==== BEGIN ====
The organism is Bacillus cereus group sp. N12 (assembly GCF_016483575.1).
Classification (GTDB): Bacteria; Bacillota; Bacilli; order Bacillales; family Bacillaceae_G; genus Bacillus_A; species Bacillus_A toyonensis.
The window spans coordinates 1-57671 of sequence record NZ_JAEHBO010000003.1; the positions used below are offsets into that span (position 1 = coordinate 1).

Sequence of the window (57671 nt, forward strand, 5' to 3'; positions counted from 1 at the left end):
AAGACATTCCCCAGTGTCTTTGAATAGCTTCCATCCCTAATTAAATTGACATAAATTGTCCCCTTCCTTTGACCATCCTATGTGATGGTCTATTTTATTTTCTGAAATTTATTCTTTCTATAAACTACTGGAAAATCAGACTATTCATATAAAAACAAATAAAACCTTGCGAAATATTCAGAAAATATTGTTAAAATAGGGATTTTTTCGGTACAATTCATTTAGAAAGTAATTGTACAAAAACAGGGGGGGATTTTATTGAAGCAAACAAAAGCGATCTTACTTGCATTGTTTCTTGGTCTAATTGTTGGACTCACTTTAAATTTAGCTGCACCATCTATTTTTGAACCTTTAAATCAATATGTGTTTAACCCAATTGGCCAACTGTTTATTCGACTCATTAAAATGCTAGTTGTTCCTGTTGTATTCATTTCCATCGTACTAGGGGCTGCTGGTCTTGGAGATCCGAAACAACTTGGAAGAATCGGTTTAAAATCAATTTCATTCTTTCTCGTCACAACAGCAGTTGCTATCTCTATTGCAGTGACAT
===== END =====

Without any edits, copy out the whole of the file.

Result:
The organism is Bacillus cereus group sp. N12 (assembly GCF_016483575.1).
Classification (GTDB): Bacteria; Bacillota; Bacilli; order Bacillales; family Bacillaceae_G; genus Bacillus_A; species Bacillus_A toyonensis.
The window spans coordinates 1-57671 of sequence record NZ_JAEHBO010000003.1; the positions used below are offsets into that span (position 1 = coordinate 1).

Sequence of the window (57671 nt, forward strand, 5' to 3'; positions counted from 1 at the left end):
AAGACATTCCCCAGTGTCTTTGAATAGCTTCCATCCCTAATTAAATTGACATAAATTGTCCCCTTCCTTTGACCATCCTATGTGATGGTCTATTTTATTTTCTGAAATTTATTCTTTCTATAAACTACTGGAAAATCAGACTATTCATATAAAAACAAATAAAACCTTGCGAAATATTCAGAAAATATTGTTAAAATAGGGATTTTTTCGGTACAATTCATTTAGAAAGTAATTGTACAAAAACAGGGGGGGATTTTATTGAAGCAAACAAAAGCGATCTTACTTGCATTGTTTCTTGGTCTAATTGTTGGACTCACTTTAAATTTAGCTGCACCATCTATTTTTGAACCTTTAAATCAATATGTGTTTAACCCAATTGGCCAACTGTTTATTCGACTCATTAAAATGCTAGTTGTTCCTGTTGTATTCATTTCCATCGTACTAGGGGCTGCTGGTCTTGGAGATCCGAAACAACTTGGAAGAATCGGTTTAAAATCAATTTCATTCTTTCTCGTCACAACAGCAGTTGCTATCTCTATTGCAGTGACAT